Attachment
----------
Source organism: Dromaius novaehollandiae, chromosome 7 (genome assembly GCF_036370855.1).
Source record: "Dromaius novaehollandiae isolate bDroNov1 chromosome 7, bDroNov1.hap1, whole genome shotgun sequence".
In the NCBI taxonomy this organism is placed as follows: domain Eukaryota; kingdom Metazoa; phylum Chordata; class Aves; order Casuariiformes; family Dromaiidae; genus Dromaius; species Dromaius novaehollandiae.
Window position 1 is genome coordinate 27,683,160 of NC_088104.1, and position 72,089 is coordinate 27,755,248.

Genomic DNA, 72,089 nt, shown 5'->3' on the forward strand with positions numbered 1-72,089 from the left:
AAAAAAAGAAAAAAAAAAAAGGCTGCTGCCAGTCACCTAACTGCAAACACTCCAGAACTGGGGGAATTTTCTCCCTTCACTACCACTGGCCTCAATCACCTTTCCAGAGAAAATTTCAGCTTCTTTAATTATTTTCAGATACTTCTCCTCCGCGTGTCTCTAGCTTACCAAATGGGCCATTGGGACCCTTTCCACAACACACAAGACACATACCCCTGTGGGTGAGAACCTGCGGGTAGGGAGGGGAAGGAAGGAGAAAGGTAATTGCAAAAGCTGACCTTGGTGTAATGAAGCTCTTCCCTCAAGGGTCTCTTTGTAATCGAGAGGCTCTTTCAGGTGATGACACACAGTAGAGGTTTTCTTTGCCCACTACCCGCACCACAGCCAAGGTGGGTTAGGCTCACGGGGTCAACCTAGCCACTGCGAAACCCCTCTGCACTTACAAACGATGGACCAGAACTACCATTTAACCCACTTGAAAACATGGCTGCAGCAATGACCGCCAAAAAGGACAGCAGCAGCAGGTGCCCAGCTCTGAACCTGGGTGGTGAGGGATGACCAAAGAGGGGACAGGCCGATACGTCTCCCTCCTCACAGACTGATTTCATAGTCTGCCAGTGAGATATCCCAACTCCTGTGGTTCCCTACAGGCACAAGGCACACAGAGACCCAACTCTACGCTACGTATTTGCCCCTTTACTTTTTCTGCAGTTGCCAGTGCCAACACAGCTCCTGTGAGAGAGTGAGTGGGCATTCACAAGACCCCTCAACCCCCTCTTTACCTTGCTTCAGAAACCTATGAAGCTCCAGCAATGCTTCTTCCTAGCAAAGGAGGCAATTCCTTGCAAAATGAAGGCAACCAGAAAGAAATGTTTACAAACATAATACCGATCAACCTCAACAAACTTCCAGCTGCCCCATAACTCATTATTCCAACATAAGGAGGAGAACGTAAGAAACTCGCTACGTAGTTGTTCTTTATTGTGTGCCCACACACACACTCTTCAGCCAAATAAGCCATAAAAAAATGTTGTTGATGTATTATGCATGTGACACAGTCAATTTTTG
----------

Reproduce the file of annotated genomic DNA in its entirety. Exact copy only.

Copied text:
Source organism: Dromaius novaehollandiae, chromosome 7 (genome assembly GCF_036370855.1).
Source record: "Dromaius novaehollandiae isolate bDroNov1 chromosome 7, bDroNov1.hap1, whole genome shotgun sequence".
In the NCBI taxonomy this organism is placed as follows: domain Eukaryota; kingdom Metazoa; phylum Chordata; class Aves; order Casuariiformes; family Dromaiidae; genus Dromaius; species Dromaius novaehollandiae.
Window position 1 is genome coordinate 27,683,160 of NC_088104.1, and position 72,089 is coordinate 27,755,248.

Genomic DNA, 72,089 nt, shown 5'->3' on the forward strand with positions numbered 1-72,089 from the left:
AAAAAAAGAAAAAAAAAAAAGGCTGCTGCCAGTCACCTAACTGCAAACACTCCAGAACTGGGGGAATTTTCTCCCTTCACTACCACTGGCCTCAATCACCTTTCCAGAGAAAATTTCAGCTTCTTTAATTATTTTCAGATACTTCTCCTCCGCGTGTCTCTAGCTTACCAAATGGGCCATTGGGACCCTTTCCACAACACACAAGACACATACCCCTGTGGGTGAGAACCTGCGGGTAGGGAGGGGAAGGAAGGAGAAAGGTAATTGCAAAAGCTGACCTTGGTGTAATGAAGCTCTTCCCTCAAGGGTCTCTTTGTAATCGAGAGGCTCTTTCAGGTGATGACACACAGTAGAGGTTTTCTTTGCCCACTACCCGCACCACAGCCAAGGTGGGTTAGGCTCACGGGGTCAACCTAGCCACTGCGAAACCCCTCTGCACTTACAAACGATGGACCAGAACTACCATTTAACCCACTTGAAAACATGGCTGCAGCAATGACCGCCAAAAAGGACAGCAGCAGCAGGTGCCCAGCTCTGAACCTGGGTGGTGAGGGATGACCAAAGAGGGGACAGGCCGATACGTCTCCCTCCTCACAGACTGATTTCATAGTCTGCCAGTGAGATATCCCAACTCCTGTGGTTCCCTACAGGCACAAGGCACACAGAGACCCAACTCTACGCTACGTATTTGCCCCTTTACTTTTTCTGCAGTTGCCAGTGCCAACACAGCTCCTGTGAGAGAGTGAGTGGGCATTCACAAGACCCCTCAACCCCCTCTTTACCTTGCTTCAGAAACCTATGAAGCTCCAGCAATGCTTCTTCCTAGCAAAGGAGGCAATTCCTTGCAAAATGAAGGCAACCAGAAAGAAATGTTTACAAACATAATACCGATCAACCTCAACAAACTTCCAGCTGCCCCATAACTCATTATTCCAACATAAGGAGGAGAACGTAAGAAACTCGCTACGTAGTTGTTCTTTATTGTGTGCCCACACACACACTCTTCAGCCAAATAAGCCATAAAAAAATGTTGTTGATGTATTATGCATGTGACACAGTCAATTTTTG